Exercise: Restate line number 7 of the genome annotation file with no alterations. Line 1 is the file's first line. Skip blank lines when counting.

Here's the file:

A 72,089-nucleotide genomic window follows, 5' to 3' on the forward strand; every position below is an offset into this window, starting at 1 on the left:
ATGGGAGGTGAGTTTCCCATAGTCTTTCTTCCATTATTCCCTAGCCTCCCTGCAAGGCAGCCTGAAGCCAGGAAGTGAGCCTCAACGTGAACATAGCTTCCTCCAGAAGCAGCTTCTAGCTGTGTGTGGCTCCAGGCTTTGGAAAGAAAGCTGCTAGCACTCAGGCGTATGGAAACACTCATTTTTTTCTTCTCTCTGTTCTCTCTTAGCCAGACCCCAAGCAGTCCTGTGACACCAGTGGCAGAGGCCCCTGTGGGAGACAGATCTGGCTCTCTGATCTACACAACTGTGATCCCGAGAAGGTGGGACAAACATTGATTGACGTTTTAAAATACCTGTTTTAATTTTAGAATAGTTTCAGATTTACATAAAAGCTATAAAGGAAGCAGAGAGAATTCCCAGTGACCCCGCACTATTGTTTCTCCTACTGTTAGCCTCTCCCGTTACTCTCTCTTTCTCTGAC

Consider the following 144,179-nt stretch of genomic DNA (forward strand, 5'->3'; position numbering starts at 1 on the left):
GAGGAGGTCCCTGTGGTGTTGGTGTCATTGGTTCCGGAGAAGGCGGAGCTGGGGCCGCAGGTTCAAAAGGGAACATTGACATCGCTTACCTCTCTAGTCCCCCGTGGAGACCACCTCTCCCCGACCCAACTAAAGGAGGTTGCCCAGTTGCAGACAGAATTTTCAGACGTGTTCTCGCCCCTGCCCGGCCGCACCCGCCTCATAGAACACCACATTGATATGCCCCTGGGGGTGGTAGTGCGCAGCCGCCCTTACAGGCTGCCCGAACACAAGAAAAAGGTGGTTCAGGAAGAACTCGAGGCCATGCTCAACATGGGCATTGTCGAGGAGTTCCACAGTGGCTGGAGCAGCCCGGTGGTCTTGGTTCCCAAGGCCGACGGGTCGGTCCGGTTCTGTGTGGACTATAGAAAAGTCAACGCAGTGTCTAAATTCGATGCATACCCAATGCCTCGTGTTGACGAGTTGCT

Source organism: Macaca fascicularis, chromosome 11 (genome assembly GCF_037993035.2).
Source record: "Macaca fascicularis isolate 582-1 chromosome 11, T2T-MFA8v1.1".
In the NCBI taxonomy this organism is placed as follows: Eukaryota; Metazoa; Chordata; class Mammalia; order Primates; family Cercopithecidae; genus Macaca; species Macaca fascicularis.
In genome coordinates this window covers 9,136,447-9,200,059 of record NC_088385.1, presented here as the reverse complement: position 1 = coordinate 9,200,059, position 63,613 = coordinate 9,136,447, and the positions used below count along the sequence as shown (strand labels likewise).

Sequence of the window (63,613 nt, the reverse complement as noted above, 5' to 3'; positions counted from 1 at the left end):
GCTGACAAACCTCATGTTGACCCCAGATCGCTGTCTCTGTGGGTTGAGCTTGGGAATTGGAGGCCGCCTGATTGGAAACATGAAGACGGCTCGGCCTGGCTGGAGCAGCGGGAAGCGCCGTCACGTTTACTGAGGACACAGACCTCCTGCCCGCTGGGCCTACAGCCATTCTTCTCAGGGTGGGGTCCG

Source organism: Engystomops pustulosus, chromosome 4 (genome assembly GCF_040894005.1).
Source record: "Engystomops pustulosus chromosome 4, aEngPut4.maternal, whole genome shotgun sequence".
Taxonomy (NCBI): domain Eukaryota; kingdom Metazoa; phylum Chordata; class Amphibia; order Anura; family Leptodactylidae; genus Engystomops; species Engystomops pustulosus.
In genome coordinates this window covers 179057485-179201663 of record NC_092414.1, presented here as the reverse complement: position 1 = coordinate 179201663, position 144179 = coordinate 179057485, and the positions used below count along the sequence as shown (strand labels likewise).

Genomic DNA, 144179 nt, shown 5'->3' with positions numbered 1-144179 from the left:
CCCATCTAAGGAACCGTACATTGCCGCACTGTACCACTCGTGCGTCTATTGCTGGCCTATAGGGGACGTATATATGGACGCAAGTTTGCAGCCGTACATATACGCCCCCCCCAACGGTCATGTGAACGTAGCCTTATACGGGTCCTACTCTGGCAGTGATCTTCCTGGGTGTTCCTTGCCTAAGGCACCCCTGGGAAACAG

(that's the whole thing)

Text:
In the NCBI taxonomy this organism is placed as follows: Eukaryota; Metazoa; Chordata; class Mammalia; order Primates; family Cercopithecidae; genus Macaca; species Macaca fascicularis.